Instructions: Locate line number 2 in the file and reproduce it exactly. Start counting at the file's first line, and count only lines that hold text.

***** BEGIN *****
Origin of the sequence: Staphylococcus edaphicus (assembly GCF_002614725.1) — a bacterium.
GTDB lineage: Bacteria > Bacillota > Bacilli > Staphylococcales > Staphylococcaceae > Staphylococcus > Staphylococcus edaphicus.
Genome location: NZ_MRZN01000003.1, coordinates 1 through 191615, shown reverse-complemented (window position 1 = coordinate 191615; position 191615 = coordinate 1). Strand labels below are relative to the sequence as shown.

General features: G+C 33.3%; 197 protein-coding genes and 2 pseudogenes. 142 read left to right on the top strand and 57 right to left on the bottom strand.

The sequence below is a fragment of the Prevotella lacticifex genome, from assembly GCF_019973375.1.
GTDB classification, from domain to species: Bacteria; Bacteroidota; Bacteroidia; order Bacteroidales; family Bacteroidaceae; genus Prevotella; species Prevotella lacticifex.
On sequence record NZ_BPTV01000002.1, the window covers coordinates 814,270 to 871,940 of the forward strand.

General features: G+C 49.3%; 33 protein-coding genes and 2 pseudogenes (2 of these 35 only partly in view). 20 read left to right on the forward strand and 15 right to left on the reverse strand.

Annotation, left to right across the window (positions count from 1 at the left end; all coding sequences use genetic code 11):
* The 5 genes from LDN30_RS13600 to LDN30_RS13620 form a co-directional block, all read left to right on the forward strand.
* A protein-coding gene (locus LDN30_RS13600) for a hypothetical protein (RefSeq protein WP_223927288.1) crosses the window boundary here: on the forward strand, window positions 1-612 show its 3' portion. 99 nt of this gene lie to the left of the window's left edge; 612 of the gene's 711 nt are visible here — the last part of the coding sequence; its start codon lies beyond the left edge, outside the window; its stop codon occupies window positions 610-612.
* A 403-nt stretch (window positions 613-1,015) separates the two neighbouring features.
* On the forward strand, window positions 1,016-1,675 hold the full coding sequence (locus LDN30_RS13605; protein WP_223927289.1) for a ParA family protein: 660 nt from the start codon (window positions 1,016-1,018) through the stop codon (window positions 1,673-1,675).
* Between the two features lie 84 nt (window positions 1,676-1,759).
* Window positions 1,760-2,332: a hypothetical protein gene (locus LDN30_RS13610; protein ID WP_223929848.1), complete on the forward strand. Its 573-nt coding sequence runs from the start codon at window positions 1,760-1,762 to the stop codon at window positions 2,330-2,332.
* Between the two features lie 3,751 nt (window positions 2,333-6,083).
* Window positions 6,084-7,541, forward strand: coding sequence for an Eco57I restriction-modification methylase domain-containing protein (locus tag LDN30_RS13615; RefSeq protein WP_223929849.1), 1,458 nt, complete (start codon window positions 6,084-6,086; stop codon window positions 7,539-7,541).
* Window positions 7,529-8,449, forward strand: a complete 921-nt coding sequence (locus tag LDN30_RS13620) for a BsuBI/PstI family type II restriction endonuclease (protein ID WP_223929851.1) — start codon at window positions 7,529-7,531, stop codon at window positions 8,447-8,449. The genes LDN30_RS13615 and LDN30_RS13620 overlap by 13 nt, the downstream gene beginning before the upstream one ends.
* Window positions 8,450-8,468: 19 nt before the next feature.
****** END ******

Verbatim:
GTDB lineage: Bacteria > Bacillota > Bacilli > Staphylococcales > Staphylococcaceae > Staphylococcus > Staphylococcus edaphicus.